The holidays are just around the corner, and, with them, comes the age-old question of employee bonuses. As a business owner, you want to show your appreciation for your employees’ hard work throughout the year. Allen Woo, a successful people developer with experience in human resources and payroll, offers insight into this holiday conundrum.
The holiday bonus is a sum of money that an employer gives to their employees as a gift during the holiday season. The bonus is typically a percentage of the employee’s salary, and is given in addition to the employee’s regular pay. Some companies also offer holiday bonuses in the form of gifts, such as gift cards or extra time off.
The purpose of the holiday bonus is to show appreciation for an employee’s hard work throughout the year, and to incentivize them to continue working hard in the coming year. Bonuses are often given out at company-wide holiday parties, or they may be deposited into employees’ bank accounts prior to the holidays.
Holiday bonuses are not required by law, but they are a common practice in many businesses. If you’re wondering whether or not your company will be giving out holiday bonuses this year, it’s best to ask your boss or human resources department.
The holiday bonus is a great way to show your employees how much you appreciate their hard work throughout the year. Woo, explains, “I generally recommend that companies budget 1-2% of payroll for holiday bonuses. This ensures that everyone gets a nice bonus, without breaking the bank.”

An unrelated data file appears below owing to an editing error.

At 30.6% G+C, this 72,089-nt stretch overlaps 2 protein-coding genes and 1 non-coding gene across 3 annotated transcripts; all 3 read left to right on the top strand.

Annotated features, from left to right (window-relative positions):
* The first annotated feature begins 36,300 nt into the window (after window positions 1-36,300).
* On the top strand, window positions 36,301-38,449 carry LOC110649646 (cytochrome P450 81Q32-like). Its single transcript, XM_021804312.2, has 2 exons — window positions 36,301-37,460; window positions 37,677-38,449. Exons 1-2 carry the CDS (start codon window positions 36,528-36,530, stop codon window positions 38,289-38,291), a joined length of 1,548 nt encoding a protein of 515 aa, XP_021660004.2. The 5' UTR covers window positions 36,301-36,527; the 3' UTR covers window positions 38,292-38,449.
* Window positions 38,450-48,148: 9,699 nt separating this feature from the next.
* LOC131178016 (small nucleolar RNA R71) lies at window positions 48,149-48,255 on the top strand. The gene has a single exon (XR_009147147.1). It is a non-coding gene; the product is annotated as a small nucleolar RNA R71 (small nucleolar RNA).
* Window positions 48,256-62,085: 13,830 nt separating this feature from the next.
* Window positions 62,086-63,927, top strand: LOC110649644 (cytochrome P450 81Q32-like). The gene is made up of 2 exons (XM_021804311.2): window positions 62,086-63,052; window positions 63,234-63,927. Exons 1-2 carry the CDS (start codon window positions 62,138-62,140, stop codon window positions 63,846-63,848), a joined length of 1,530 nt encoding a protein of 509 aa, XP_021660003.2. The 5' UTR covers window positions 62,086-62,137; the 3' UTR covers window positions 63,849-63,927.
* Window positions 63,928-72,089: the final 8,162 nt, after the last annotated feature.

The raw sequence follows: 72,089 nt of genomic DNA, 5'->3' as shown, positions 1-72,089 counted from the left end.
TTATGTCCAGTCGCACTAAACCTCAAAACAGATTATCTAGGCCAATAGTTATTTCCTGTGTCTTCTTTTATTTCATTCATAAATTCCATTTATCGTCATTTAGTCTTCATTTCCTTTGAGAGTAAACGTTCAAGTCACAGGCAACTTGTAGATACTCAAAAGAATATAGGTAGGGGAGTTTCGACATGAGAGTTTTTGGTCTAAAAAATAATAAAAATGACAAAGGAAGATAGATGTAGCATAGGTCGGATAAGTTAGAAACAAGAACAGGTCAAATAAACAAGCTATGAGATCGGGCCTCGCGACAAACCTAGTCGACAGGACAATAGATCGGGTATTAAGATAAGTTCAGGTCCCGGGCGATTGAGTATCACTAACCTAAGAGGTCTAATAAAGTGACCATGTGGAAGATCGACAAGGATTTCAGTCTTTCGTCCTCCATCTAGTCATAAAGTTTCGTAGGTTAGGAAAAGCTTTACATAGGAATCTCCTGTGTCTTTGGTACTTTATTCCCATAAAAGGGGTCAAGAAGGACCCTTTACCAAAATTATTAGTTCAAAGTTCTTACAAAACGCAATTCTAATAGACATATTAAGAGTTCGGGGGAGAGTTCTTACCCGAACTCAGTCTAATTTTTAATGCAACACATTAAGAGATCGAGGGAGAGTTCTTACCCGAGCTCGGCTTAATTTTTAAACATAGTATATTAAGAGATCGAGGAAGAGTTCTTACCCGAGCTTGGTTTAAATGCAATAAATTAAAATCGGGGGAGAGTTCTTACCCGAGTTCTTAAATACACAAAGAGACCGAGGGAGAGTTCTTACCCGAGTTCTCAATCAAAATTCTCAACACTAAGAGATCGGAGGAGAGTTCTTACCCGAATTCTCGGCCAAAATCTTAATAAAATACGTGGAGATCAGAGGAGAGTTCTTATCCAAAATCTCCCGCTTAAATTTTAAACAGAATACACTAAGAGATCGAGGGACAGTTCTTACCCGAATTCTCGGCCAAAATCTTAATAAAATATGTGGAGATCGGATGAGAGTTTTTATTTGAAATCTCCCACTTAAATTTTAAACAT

Holiday bonuses are a great way to show your employees how much you appreciate their hard work throughout the year. However, deciding when to give out these bonuses can be tricky. Here, Allen Woo offers some insight into when is the best time to give a holiday bonus:
The holidays are a busy time for everyone, and your employees are likely no exception. With that in mind, you may want to consider giving your bonuses a few weeks before the actual holiday. This will allow your employees to use the extra money to help with holiday expenses, without having to worry about meeting deadlines at work.
If you do choose to give bonuses closer to the holidays, try to avoid giving them out on the actual holiday itself. Your employees may already have their hands full with family and other commitments, and they may not be able to fully enjoy their bonus if they have to immediately start working on holiday projects. Instead, opt for a day or two before the holiday so that your employees can still enjoy their time off.
It can be tough to show your appreciation for employees during the holiday season without breaking the bank. Woo, suggests businesses get creative with the bonus structure. Instead of traditional bonuses, they should try offering employees extra vacation days, gift cards, or even a half-day off.
Consider giving bonuses in installments. If a large bonus is not feasible, consider spreading out smaller bonuses throughout the year. This will help show your employees that you are invested in their long-term success.
Make sure your bonus structure is fair and equitable. Employees will quickly become resentful if they feel like they are being underpaid or overworked during the holiday season. Be sure to communicate clearly about expectations and deadlines so that everyone is on the same page.
Show your appreciation in other ways as well. In addition to financial bonuses, take the time to write personal notes of thanks or offer other forms of recognition, such as public shout-outs at company meetings. A little goes a long way in showing your employees that they are valued members of the team.